Re: Scrum for Games Development
- --- In firstname.lastname@example.org, "Graeme Monk" <bigg@a...>
> I still have a problem wherebythe
> management still want a day to day input on the project and cause
> team to stray, which I understand is a problem with changing fromthe
> more traditional approach. I also recognise this as a failing on myI assume that managment is one/the source of your features?
> part, hence signing up for the course.
If you run short sprints, management can have input to the Feature
Backlog daily if they want, without upsetting the Sprint, and can
replan the Sprint Backlogs regularly (some people run 2-week
sprints). Once they understand that they can rearrange the Features
in future sprints, including tweaks to prior Sprint features, they
might just be happy to leave you alone for two weeks.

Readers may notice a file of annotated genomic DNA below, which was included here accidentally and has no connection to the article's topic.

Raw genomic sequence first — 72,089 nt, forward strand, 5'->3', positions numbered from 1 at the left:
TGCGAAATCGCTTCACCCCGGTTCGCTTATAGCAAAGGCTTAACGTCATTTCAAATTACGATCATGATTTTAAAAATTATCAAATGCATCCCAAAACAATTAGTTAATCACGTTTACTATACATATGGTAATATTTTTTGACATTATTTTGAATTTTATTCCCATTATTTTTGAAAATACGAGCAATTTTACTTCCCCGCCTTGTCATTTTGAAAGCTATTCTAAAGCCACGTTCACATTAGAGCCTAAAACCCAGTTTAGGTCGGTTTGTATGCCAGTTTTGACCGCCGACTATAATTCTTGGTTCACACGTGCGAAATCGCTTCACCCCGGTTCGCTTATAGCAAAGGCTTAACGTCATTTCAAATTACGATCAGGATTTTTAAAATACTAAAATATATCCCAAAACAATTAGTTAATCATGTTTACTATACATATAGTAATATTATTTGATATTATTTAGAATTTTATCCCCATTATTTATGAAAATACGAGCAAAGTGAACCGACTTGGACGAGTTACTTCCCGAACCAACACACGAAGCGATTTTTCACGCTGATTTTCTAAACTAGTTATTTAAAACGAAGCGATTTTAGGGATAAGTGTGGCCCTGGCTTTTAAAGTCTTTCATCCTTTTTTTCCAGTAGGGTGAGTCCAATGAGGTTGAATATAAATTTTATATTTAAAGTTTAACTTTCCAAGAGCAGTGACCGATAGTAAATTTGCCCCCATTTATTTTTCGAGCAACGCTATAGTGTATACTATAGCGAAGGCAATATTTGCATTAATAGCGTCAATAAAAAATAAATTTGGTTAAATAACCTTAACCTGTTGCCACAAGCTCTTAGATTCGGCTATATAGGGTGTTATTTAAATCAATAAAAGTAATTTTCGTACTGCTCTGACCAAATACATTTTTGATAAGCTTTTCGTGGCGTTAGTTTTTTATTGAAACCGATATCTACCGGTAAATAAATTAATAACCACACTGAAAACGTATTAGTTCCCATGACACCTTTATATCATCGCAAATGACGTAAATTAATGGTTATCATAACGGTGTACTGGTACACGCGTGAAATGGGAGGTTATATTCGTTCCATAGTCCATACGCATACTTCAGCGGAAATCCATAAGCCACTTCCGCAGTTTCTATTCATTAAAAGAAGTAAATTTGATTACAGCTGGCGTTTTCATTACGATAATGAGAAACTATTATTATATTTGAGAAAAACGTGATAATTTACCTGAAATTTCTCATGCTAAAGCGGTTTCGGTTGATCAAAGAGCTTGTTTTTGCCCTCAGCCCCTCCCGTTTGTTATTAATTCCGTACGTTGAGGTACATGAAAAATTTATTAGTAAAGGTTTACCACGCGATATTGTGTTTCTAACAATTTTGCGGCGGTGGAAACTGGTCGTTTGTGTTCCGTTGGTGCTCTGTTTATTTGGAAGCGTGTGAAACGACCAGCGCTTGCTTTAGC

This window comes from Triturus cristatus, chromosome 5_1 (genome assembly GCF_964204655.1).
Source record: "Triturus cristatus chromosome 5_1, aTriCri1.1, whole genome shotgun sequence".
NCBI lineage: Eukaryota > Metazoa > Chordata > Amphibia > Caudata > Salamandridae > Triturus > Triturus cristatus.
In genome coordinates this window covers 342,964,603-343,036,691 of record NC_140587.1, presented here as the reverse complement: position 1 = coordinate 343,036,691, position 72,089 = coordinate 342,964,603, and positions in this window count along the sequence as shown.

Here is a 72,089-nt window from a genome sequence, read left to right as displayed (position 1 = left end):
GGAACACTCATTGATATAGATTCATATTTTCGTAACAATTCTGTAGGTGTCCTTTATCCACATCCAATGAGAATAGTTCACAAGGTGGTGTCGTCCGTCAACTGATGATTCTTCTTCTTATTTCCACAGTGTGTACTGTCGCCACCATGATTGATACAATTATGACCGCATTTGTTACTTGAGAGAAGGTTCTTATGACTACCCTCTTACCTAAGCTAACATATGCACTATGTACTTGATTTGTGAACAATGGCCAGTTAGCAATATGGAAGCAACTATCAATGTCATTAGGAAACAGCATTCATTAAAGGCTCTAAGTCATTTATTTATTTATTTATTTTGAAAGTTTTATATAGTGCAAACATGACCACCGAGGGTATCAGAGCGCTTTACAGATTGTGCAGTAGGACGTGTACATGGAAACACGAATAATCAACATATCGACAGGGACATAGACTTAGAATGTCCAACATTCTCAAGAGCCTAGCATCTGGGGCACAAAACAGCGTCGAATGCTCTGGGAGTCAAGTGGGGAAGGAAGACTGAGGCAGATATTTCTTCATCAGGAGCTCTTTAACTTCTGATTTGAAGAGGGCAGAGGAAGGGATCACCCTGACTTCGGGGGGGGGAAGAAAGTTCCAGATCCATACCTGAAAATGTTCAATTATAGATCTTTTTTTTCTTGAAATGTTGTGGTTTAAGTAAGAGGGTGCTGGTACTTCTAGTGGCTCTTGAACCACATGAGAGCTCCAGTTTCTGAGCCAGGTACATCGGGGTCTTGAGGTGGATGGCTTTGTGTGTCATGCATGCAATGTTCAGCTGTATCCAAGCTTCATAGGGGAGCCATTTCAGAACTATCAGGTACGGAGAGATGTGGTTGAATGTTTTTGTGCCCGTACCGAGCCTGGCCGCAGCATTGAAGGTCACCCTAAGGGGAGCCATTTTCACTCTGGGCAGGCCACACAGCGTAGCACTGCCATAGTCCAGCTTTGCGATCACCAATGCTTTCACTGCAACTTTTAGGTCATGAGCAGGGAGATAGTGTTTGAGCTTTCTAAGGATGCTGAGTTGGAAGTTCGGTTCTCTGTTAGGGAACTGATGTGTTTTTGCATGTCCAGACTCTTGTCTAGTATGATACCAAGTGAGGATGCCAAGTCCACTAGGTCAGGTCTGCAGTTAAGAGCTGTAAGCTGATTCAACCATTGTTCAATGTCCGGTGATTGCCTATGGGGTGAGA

In our case, our verrrry insecure customers settled down fast, once
they realised that their requests were absolutely not being lost or
shelved. They explicitly said - no, it's ok, we can wait for that, we
know we'll see it on the list again at Backlog Planning time. The
Product Backlog is visible to them at all times, in fact it is
THEIRS. This is very reassuring.
Also, they get to see working code demo' (say, every two weeks) so
you are less likely to throw out 6 months of work. This is a big
selling point - if they are really paying attention, you could only
be throwing out one Sprint's work, which is not so bad.